Summary: Series of 9 sermons for advent on the fruits of the spirit. Sermon 8 of 9
Christmas Eve Service December 24, 2002
But the fruit of the Spirit is love, joy, peace, patience, kindness, goodness, faithfulness, gentleness and self-control.
Let Us Celebrate Our Savior’s Coming with Gentleness
I. Christ came as our gentle Savior
II. Let us live as gentle Christians
Fellow worshipers of the Christ child
If somebody called you a wimp, would you like it? Chances are that you would feel insulted. The term "wimp" is understood by most as a sign of weakness. Christmas commercials or advertisements don’t tell us to buy a product because it’s wimpy, or because it would make us look like a wimp. Instead the emphasis is usually placed upon strength and good looks.
Tonight we are here to celebrate the birth of our Savior. Madison Avenue wouldn’t have planned the Savior’s birth and life to take place the way it did. Being born in an animal shelter to poor parents is hardly a picture of strength. Leading a life of submission to the law and of suffering at the hands of unbelievers is not something that could be called new and improved. Dying an agonizing death on the cross is not an act that anyone would want to imitate. By today’s standards Jesus might be thought of as a wimp for having allowed these things to happen to him.
Instead of being disgusted by this image, we are thankful—thankful that Jesus humbly did what he did for our sake. Nobody can call Jesus a wimp because a wimp doesn’t have the strength to do anything other than submit. As God’s Son, Jesus had and has all power and authority. When he came to earth he willingly set aside the use of his divine power so that he could do what was needed for our salvation.
It is this gentle, meek, humble picture of Jesus that we are going to concentrate on tonight as we look at the next fruit of the Spirit, the fruit of gentleness. LET US CELEBRATE OUR SAVIOR’S COMING TO EARTH WITH GENTLENESS—the same gentleness that he displayed when he came and while he was here.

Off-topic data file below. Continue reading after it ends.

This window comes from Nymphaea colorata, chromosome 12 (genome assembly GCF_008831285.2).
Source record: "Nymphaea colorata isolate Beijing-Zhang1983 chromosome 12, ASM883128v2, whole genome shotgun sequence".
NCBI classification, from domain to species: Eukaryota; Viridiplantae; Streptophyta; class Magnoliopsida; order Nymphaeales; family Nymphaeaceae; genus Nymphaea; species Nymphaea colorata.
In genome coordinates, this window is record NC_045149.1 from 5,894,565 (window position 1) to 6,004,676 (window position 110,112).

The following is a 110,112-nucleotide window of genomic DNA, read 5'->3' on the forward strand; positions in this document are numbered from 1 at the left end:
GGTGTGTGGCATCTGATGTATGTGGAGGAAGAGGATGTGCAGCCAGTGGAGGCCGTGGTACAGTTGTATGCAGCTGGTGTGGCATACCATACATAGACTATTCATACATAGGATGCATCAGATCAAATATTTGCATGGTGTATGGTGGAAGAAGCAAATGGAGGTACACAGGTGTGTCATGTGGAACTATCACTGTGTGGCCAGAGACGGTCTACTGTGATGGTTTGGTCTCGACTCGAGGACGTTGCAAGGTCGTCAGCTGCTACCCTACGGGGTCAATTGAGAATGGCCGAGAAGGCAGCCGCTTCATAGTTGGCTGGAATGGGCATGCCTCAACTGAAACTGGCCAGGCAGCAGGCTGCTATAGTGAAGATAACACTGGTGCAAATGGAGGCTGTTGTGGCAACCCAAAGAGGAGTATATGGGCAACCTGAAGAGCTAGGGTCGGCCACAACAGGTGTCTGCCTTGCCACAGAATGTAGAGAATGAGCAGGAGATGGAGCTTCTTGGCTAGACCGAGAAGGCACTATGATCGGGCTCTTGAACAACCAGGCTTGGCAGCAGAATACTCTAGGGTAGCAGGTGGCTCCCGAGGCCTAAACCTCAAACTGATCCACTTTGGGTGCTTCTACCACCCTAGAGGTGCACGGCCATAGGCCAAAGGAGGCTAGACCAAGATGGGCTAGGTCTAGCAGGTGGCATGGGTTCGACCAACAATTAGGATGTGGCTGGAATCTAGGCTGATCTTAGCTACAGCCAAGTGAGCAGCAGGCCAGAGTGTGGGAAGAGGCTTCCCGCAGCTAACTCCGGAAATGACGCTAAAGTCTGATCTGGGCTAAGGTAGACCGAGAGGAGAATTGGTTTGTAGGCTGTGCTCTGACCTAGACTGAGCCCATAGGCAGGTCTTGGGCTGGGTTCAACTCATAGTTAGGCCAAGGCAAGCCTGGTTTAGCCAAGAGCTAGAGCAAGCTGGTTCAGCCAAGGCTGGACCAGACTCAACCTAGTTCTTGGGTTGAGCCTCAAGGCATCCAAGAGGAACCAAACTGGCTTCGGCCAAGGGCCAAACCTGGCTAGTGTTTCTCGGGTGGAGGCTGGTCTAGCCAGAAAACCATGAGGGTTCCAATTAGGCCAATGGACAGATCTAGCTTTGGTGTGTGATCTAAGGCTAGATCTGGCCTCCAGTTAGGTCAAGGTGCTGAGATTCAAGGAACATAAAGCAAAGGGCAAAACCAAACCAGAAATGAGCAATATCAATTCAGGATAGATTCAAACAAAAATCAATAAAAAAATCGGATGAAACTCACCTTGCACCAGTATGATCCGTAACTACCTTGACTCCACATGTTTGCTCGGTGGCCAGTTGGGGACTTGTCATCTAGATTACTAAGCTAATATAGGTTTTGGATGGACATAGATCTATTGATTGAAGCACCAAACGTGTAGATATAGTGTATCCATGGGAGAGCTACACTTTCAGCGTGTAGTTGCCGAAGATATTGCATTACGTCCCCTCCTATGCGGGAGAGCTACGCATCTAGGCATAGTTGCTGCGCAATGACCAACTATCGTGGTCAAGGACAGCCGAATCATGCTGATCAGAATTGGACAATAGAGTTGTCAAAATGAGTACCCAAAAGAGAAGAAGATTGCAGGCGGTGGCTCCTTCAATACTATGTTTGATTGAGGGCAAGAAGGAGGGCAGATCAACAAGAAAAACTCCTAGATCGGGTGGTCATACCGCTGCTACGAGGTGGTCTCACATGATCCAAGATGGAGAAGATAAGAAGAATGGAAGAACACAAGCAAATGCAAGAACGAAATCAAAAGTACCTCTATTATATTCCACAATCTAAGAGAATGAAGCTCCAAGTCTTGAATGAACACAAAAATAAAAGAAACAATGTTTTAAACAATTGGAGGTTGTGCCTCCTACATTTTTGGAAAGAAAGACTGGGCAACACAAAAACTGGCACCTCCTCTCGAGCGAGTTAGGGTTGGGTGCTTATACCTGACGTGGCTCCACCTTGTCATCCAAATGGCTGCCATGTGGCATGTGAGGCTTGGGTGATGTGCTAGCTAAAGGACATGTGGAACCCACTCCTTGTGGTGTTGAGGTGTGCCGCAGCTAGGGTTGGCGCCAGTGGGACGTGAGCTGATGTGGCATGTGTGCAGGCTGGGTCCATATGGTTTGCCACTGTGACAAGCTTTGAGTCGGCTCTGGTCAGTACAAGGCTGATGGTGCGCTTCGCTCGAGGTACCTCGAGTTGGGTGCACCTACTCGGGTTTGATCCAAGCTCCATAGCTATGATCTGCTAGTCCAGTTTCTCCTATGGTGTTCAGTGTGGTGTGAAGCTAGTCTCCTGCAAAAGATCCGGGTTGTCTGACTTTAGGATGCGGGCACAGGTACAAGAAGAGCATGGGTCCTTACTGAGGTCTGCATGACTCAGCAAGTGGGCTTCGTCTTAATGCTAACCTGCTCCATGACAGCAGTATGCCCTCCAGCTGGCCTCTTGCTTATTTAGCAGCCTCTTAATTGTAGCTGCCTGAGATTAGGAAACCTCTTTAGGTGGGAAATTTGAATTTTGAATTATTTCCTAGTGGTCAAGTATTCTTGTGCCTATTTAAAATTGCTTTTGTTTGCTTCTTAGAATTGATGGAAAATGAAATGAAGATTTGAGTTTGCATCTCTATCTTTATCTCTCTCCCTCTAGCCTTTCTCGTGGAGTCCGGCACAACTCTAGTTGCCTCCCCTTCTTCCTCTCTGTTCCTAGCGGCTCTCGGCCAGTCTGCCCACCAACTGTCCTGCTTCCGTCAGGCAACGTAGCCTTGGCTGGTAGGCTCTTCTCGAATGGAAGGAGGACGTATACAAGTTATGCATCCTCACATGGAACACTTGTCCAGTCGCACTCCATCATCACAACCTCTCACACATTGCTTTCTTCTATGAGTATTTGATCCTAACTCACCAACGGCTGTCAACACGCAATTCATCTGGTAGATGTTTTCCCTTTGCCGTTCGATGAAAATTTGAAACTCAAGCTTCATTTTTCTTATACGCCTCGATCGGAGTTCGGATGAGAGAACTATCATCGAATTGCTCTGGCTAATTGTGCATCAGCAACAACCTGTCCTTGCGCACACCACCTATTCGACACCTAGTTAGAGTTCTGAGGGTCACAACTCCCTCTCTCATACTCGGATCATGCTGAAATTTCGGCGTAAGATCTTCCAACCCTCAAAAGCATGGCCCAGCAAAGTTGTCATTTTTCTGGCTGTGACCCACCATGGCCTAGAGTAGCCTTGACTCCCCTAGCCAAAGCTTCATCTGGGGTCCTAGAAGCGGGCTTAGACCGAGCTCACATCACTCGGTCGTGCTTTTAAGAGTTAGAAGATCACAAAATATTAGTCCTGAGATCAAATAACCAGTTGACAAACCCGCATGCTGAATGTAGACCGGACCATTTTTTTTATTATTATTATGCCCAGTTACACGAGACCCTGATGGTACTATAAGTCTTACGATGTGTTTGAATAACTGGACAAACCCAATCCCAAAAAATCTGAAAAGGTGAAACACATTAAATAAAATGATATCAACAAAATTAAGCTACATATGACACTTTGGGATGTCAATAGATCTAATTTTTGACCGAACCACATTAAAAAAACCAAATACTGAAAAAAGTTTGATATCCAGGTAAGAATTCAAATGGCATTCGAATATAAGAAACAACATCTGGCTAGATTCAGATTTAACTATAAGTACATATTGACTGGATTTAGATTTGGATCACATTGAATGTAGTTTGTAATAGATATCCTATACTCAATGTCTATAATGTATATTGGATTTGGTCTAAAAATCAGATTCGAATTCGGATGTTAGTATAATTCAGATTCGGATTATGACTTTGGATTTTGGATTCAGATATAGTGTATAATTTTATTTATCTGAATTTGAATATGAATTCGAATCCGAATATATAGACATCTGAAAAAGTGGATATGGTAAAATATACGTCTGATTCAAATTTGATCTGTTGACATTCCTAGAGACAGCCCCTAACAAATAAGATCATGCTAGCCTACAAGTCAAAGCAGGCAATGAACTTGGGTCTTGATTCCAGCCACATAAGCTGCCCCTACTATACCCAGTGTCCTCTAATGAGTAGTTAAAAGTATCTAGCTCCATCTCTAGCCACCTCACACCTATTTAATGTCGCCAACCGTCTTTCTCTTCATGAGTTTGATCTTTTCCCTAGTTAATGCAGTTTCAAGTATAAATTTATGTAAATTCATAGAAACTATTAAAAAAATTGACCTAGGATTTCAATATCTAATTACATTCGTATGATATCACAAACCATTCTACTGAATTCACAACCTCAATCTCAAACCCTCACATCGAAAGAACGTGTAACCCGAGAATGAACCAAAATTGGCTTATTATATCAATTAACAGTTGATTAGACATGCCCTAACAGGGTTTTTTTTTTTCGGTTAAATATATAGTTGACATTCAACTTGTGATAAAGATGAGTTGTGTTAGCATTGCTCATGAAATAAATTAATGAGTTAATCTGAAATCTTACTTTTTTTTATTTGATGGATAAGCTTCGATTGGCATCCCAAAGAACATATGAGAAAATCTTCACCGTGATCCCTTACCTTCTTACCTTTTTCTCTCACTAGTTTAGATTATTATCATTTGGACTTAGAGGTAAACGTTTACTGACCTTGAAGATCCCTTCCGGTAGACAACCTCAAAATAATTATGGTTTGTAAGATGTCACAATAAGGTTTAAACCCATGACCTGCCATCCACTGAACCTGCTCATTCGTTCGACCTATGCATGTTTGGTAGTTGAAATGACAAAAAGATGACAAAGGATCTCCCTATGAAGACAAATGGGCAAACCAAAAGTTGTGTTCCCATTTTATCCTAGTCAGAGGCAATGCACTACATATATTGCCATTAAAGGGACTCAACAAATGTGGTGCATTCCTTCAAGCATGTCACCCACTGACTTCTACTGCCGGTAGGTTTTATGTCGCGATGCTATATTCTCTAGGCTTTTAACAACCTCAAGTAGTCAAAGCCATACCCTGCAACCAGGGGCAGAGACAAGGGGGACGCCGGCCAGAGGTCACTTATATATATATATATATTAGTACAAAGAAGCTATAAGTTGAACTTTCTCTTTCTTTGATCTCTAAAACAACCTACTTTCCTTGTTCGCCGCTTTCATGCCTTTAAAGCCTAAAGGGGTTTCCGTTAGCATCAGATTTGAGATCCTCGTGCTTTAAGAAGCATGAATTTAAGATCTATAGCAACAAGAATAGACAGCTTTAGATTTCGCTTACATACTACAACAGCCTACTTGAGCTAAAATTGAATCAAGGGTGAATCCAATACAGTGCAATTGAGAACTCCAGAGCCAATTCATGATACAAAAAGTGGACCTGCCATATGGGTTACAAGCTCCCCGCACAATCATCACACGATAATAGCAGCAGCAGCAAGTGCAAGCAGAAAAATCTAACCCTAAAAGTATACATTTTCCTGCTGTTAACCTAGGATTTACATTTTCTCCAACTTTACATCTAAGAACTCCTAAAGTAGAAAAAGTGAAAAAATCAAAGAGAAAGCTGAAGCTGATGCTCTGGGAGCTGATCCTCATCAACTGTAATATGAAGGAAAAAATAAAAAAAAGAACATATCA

1. Christ came as our gentle Savior.
The whole image that we have of Christmas is one of gentleness. Mary humbly submitted to her role as mother of the Savior. One of the hymn writers calls her “A virgin meek and pure.” And even before Joseph knew that Mary was pregnant with the Savior, he showed that he was a gentleman by deciding to quietly break off his engagement with Mary and not put her up to public ridicule. Then, after the angel told him how Mary had become pregnant, Joseph humbly submitted to his role in the Savior’s birth.
To add to the picture of gentleness, the night of Jesus’ birth is called a “Silent Night, Holy Night.” Midnight is pictured as “calm and still.” Another hymn writer says that the little town of Bethlehem was still and under silent stars. It’s appropriate to think of gentleness on the night that we celebrate our Savior’s birth. He entered the world meekly, humbly, gently.
And his gentleness didn’t end with his birth. Scripture tells us "He was oppressed and afflicted, yet he did not open his mouth; he was led like a lamb to the slaughter, and as a sheep before her shearers is silent, so he did not open his mouth" (Isaiah 53:7).
As a gentle lamb led to the slaughter, so Jesus did not open his mouth as he faced the law’s demands of perfection, as he faced the pain of ridicule and suffering, as he faced the terrible death of crucifixion. On Palm Sunday we are told that he appeared gentle as he rode into Jerusalem on a donkey. He told his followers to cast their cares on him because he was “gentle and humble in heart” and they would find rest for their souls (Matthew 11:29).
Probably the greatest display of gentleness came when he was placed on the cross, and, instead of condemning those who put him there, he gently said, “Father, forgive them for they do not know what they are doing” (Luke 23:34). The gentleness of Christmas night started our Savior on a thirty-three-year mission of gentleness for the salvation of the world.
And haven’t you and I also experienced first-hand the same gentleness from our Savior? We most certainly have. We can all say with David in Psalm 103:10: “He does not treat us as our sins deserve or repay us according to our iniquities.” Instead of condemning us to eternal death in hell for our sins, he pardons our sins fully and gives us eternal life in heaven freely. Most certainly each and everyone of us must say, “Christ has dealt with me as my gentle Savior.”
2. Let us live as gentle Christians.